Archive for March, 2010


March 16, 2010

Last time we looked at water as a symbol and we discovered that water has been used as a symbol in all the major religions.  I now want to turn to the Church and ask the question: What does baptism mean to the Church?

Baptism is seen as an inititiation ceremony into the Church.  However not all churches use baptism as a gateway to church membership.  Some churches practice dedication as the main way for church baptism and put more emphasis on adult baptism.

I am not making any theological judgements on what I believe.  I am only stating these from an educational standpoint.

From my point of view, one of the best places to start is to look at the baptism of Christ our Saviour and Lord.  The fullness of the Godhead is found in him and yet he is also fully human.  Having past the various tests Satan threw at Jesus, he then went straight away to the river Jordan to be baptised by his cousin John the Baptist.  In the Jordan we see the fullness of the Trinity: Father, Son and Holy Spirit.  The Father from the heavens says “This is my beloved Son in whom I am well pleased”.  The Holy Spirit taking on the form of a dove descends onto Jesus.

For everyone else except Jesus this was a baptism of repentance.  Jesus’ baptism was different as Jesus ‘had no sin’!  There was no need for Jesus to be baptized as far as sin was concerned.  However the credentials of Jesus were being made clear and public at the beginning of his ministry culminating in his death and resurrection.  Anyhow Jesus being fully God within the economy of God and being fully human in the economy of man shows us the way into the presence of God.  Our baptism which is in the name of the Father and of the Son and of the Holy Spirit leads us on a beautiful journey of blessing and help from this life and into eternity.

Earthquake in Turkey

March 8, 2010

Please pray for the survivors of the earth quake that happened in Turkey today.
If you visit Zaman Daily newspaper, you will find more information about it.

The Nature of Water

March 7, 2010

In the next few posts I am going to talk about baptism.  Let us not get all religious about it but start by looking at the nature of water.  When God decided to make water he invented to parts hydrogen and one part oxygen.   We now know that there is also water on the moon and Mars.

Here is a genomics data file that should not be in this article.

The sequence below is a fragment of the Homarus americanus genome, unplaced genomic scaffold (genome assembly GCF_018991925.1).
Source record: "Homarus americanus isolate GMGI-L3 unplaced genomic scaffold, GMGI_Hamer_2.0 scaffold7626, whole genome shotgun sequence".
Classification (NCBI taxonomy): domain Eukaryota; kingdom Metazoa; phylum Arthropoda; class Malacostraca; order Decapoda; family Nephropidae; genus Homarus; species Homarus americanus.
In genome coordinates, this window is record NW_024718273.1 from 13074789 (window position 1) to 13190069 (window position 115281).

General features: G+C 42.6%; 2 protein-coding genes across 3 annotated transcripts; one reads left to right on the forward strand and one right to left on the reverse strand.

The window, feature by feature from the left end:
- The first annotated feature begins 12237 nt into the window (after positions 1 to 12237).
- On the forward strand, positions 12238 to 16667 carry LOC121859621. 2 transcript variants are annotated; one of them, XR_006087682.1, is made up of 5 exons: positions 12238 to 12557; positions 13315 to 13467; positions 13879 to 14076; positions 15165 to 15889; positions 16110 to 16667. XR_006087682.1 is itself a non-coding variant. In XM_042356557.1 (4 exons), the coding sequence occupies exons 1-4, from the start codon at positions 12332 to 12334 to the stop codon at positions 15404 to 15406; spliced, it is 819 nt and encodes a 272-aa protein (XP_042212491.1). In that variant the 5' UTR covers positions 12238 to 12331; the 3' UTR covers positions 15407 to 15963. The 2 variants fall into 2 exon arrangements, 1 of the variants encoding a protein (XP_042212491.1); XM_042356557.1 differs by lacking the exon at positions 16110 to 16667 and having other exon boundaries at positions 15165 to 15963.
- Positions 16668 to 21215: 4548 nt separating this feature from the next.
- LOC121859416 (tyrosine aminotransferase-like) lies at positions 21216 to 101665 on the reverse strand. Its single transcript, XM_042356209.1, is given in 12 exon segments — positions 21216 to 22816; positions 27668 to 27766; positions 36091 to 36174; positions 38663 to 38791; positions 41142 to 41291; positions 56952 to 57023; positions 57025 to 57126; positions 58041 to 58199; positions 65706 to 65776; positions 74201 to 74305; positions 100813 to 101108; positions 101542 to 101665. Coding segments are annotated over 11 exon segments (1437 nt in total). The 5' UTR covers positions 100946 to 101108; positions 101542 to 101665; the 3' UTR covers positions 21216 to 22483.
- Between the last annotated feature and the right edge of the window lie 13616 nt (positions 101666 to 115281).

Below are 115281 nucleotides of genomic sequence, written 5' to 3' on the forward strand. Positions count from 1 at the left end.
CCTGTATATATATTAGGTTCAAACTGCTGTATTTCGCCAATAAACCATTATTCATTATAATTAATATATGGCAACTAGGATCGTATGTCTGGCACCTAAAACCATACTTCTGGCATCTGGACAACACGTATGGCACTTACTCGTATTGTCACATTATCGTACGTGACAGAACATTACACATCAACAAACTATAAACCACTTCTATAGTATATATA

Why is this important to scientists?

The truth is: It is not only important to scientists, it is also important to all of us for without it we cannot stay alive.

So what is it about the quality of water that makes it so important to us and for that matter, the whole of the living world.

  • We drink it.
  • Plants grow with it.
  • We can drown with it.
  • We can float on it.
  • Some have even walked on it.
  • We can play with it, ski and swim on it.
  • It can hide things from us if it is deep enough.

Therefore it shouldn’t surprise us that water is used in all the major religions as a symbol as it is used by all of us and without it we would not exist!

The symbolism of water

Thus water has universal appeal.  So in religion what can water represent?

  • Purity
  • Death
  • Life
  • New life
  • Holiness
  • Growth

It is possible to add to this list.  Try to think some for yourself.



Obviouisly it can be a sign of purity because if we didn’t bathe at no time at all we would stink.  Thus

Purity can represent

  • No sex outside of marriage
  • Say kind things
  • No bad language

The list on purity can go on.

Holiness and sanctification

Purity and holiness are very closely linked.  If there is a difference it would be with the idea of separation.  Church objects such as the chalice have a particular religious job to do and only at the communion table.  It would be sacrilegious to use it for anything else such as drinking beer from it.

In the same way people are separated to be priests doing God’s work.  Indeed according to Bible teaching Christians are referred to as ‘priesthood’ for God’s purposes.

Life and New life

Again water can represent life, new life and eternal life: For all of the monotheistic religions God is the Giver and Sustainer of life.  This includes the ‘social life’.   In the western world the social life can be going out at the Weekends and having a good time at the Weekends.  This can result in having a hangover … In certain circumstances it can lead also to an anti-social life such as drunkenness, violence and sometimes death.

Anyhow whether we are religious or not religious including atheists there is an inner dimension to our lives that is ‘social’ and needs a social life to satisfy the inner cravings of our being.  For the Christian the Social life finds its fullness through the work and being of Christ as he brings peace and harmony into our lives that make us truly happy.